British Prime Minister Theresa May arrives at the EU summit in Brussels. | FRANCOIS LENOIR

Theresa May said her offer to fellow EU leaders to guarantee the rights of their compatriots living in Britain after Brexit was "very fair and very serious" but her peers sounded sceptical, with Belgium's leader calling it "particularly vague".

"I want to reassure all those EU citizens who are in the UK, who have made their lives and homes in the UK, that no one will have to leave. We won't be seeing families split apart," May said on arrival for the second day of a regular European Union summit in Brussels this morning.

"Last night I was pleased to be able to set out what is a very fair and a very serious offer for EU citizens who are living in the United Kingdom," she said, adding that she would issue detailed proposals on Monday and seek reciprocal rights for about a million Britons living on the continent.

More detail was what most of the other 27 said they wanted, including German Chancellor Angela Merkel, who called it a «good start» but made clear that her focus was on the EU's future without Britain.

Belgian Prime Minister Charles Michel called it a «particularly vague proposal» and described it using a Flemish expression for a dubious gift.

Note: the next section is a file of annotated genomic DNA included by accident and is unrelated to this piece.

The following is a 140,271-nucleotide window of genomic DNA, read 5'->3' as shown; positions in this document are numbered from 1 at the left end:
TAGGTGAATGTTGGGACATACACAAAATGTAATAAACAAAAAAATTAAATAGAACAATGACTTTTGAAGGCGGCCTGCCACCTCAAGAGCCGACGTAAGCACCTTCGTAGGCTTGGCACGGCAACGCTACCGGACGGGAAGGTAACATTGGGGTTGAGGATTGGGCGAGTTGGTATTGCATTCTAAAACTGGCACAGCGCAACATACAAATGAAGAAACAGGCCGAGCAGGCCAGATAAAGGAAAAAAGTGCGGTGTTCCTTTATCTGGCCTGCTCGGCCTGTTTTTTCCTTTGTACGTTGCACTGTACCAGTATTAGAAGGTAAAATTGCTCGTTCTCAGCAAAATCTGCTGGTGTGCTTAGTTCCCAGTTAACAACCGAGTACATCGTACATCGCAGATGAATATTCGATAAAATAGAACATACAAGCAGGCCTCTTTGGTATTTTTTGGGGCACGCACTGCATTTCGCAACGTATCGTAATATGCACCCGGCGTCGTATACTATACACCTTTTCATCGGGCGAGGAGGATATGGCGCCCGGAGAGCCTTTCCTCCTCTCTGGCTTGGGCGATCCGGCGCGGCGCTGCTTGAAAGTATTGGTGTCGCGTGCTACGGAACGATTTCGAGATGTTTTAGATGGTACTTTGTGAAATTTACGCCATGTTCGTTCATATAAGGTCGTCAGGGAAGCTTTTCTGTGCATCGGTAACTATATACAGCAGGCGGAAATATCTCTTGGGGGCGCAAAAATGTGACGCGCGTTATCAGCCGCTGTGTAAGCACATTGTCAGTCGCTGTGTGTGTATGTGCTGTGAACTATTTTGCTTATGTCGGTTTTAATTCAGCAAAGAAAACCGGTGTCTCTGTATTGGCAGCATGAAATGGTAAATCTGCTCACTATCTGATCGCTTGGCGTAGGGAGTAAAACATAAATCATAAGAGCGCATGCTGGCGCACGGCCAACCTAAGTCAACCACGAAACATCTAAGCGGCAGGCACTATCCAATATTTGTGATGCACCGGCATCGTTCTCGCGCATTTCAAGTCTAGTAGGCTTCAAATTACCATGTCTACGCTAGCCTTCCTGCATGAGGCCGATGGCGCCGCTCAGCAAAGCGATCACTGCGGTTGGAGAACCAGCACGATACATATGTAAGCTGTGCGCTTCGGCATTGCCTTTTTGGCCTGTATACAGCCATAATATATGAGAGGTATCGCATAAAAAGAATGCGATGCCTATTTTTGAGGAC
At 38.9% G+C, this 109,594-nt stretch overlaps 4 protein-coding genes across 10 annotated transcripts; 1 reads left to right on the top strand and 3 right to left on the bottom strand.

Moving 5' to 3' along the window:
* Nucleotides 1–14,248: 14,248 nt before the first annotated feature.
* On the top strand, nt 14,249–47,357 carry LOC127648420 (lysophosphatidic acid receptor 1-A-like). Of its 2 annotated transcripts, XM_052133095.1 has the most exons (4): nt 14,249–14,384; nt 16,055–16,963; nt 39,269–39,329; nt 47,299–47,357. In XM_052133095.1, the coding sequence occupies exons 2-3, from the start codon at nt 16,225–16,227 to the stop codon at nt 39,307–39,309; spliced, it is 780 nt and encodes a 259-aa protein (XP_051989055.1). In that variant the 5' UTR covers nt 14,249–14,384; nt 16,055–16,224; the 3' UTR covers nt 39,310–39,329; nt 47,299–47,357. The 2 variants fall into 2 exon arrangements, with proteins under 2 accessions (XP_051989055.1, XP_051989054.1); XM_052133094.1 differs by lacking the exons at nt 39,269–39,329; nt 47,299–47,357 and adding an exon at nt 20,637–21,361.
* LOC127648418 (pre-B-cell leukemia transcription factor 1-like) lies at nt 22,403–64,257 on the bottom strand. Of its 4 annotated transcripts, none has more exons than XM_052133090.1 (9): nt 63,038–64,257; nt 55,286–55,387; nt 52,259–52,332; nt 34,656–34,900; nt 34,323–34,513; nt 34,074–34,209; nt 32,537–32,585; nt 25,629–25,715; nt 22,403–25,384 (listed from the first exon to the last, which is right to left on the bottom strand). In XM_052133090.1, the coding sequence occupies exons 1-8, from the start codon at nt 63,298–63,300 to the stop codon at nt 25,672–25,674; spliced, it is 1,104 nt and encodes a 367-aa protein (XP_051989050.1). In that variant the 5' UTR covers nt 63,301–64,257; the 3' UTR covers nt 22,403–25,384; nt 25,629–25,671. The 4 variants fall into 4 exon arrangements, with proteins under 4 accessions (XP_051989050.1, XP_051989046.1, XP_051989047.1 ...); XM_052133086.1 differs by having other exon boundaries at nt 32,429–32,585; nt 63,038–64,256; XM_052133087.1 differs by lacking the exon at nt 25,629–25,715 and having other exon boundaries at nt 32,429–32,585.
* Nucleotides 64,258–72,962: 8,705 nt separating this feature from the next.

"We don't want a cat in the bag," he said. We want the rights of EU citizens to be permanently guaranteed."

In particular, the EU 27 want their citizens to be able to enforce their rights in Britain through the European Court of Justice, something May has flatly ruled out. They also dispute her attempt to limit those rights potentially to people already living in Britain before she triggered Brexit three months ago.

Given the floor for 10 minutes at the end of a Brussels summit dinner, May outlined five principles, notably that no EU citizen resident in Britain at a cut-off date would be deported. There are roughly 3 million living there now.

May said those EU citizens who had lived in Britain for five years could stay for life. Those there for less would be allowed to stay until they reach the five-year threshold for «settled status». Red tape for permanent residency would be cut and there would be a two-year grace period to avoid «cliff edge» misfortunes.